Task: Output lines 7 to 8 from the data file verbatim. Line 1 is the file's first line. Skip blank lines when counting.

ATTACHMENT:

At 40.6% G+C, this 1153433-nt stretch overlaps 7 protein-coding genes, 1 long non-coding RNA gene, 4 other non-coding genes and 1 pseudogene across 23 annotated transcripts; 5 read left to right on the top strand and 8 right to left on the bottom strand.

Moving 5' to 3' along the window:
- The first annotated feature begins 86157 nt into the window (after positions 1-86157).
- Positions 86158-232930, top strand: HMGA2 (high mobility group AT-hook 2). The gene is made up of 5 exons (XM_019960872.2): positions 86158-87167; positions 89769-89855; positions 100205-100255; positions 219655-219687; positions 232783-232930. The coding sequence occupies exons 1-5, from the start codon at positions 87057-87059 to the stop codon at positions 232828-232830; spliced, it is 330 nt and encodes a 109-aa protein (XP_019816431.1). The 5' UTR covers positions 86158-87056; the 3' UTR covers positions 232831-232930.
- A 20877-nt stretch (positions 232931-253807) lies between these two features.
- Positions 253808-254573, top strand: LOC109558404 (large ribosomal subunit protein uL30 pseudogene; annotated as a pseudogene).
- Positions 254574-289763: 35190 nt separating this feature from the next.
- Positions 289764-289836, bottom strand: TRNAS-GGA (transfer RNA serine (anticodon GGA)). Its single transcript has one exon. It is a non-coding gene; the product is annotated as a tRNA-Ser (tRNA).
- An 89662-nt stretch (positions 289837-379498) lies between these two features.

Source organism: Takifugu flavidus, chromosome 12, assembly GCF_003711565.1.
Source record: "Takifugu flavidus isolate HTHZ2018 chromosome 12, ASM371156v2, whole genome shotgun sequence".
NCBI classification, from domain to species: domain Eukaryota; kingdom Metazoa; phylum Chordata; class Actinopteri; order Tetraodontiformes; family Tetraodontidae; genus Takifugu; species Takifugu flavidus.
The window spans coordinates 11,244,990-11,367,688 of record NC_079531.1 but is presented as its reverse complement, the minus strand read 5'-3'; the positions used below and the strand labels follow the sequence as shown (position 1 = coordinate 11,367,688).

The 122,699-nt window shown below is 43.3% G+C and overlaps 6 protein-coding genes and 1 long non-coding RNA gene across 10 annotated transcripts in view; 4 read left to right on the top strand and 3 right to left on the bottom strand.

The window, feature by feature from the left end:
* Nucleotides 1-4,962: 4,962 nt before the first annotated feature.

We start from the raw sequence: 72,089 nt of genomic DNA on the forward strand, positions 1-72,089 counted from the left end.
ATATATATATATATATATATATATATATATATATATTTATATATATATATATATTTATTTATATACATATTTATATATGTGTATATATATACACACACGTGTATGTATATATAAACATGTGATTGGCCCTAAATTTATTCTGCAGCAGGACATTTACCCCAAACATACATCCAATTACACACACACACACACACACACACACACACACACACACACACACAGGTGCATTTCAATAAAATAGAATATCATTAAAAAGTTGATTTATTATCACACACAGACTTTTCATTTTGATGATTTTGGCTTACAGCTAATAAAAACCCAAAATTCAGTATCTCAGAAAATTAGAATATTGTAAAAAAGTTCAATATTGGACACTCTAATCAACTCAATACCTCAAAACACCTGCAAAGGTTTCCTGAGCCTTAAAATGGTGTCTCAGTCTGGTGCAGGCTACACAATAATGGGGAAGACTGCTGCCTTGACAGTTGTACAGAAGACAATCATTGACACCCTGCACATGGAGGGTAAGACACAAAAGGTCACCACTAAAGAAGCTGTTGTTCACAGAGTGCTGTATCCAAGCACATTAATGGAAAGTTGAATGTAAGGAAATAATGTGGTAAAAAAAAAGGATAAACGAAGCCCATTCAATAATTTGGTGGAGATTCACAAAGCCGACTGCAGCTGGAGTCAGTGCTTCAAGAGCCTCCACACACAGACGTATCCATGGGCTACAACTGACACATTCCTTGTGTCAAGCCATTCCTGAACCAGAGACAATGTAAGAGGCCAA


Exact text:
- Positions 254574-289763: 35190 nt separating this feature from the next.
- Positions 289764-289836, bottom strand: TRNAS-GGA (transfer RNA serine (anticodon GGA)). Its single transcript has one exon. It is a non-coding gene; the product is annotated as a tRNA-Ser (tRNA).